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Russian space agency to initiate talks on banning anti-satellite weapon tests


 July 26.

Russia’s State Space Corporation Roscosmos plans to initiate international negotiations on banning full-scale tests of anti-satellite weapons, Roscosmos Chief Dmitry Rogozin said on Friday.

"Roscosmos plans to initiate international negotiations with the aim of banning full-scale anti-satellite weapon tests held by way of destroying spacecraft and littering low orbits," Rogozin said at the Central Research Institute of Machine-Building (TsNIImash, Roscosmos’s leading research organization).

The Roscosmos chief said he was concerned over these tests as satellite fragments "may destroy the station."

India’s Prime Minister Narendra Modi in a televised address to the nation on March 27 said the country’s military had successfully tested its own anti-satellite weapon to hit a satellite in a low near-Earth orbit.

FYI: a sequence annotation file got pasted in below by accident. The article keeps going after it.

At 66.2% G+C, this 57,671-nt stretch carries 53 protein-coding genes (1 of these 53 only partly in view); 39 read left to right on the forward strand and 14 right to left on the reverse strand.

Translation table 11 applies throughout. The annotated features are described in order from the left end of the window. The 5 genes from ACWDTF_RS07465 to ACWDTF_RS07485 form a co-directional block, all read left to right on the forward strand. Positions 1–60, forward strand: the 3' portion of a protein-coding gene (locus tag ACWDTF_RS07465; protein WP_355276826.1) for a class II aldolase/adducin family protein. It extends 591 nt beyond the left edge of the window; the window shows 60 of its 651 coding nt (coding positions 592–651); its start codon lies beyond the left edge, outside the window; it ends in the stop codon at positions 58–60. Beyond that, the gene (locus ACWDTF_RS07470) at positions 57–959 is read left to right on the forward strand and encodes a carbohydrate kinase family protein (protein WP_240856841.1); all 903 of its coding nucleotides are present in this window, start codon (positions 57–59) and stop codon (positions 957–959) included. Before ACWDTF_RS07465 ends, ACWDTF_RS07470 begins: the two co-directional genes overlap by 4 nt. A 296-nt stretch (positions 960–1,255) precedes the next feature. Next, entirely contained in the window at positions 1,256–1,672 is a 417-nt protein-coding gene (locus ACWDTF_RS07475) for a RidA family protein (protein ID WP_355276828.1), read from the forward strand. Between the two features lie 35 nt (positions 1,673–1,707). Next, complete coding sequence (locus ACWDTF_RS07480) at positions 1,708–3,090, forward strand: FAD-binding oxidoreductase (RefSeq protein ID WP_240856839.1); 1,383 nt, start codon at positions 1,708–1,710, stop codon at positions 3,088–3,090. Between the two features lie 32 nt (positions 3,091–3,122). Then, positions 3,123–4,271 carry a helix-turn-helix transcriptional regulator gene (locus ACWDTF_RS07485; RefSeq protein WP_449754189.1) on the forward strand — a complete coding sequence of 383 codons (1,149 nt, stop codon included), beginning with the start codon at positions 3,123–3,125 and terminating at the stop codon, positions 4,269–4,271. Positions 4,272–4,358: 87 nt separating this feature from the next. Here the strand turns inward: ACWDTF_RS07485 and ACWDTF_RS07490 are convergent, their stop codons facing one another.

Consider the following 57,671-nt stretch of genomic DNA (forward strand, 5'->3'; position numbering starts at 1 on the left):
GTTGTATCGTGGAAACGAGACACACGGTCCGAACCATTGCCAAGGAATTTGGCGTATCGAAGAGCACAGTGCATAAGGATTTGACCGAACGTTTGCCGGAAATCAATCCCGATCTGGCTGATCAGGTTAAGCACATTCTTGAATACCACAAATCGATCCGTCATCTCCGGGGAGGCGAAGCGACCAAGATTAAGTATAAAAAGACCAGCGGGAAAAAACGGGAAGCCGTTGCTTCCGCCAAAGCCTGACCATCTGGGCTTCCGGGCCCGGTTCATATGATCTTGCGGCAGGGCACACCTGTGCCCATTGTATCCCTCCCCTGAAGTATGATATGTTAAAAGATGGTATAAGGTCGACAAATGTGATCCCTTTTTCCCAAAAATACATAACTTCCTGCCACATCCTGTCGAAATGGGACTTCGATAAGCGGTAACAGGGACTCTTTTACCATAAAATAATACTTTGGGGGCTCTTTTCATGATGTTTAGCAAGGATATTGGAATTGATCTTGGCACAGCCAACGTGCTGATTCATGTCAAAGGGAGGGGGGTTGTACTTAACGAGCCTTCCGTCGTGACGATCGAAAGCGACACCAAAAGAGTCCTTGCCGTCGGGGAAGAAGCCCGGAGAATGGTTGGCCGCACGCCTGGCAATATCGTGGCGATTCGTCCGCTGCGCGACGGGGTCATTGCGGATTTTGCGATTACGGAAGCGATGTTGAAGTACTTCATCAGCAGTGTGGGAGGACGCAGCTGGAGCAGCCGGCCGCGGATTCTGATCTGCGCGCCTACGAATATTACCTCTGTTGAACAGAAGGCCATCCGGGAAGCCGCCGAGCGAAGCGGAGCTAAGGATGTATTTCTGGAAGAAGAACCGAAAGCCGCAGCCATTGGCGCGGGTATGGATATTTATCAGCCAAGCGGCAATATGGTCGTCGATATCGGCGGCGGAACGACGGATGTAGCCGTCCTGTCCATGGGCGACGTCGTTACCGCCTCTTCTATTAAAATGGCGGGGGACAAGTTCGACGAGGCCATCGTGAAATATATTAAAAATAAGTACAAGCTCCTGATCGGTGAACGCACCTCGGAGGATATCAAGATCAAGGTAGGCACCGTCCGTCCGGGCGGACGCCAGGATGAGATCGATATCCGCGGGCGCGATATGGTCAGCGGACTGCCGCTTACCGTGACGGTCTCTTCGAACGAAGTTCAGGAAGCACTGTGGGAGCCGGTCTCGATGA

Modi said that after that test India entered the group of space superpowers to take a place next to the United States, Russia and China. The weapon was developed by India’s Defense Research and Development Organization. The interceptor missile was launched from a test site on the Abdul Kalam Island in the Bay of Bengal off the east coast of the State of Odisha. India used its own satellite as a target.

Senior Assistant to the section chief at Russia’s Space Situation Reconnaissance Center Roman Fattakhov later said that India’s anti-satellite weapon test had caused the space apparatus’s destruction and produced more than 100 fragments that might endanger the International Space Station.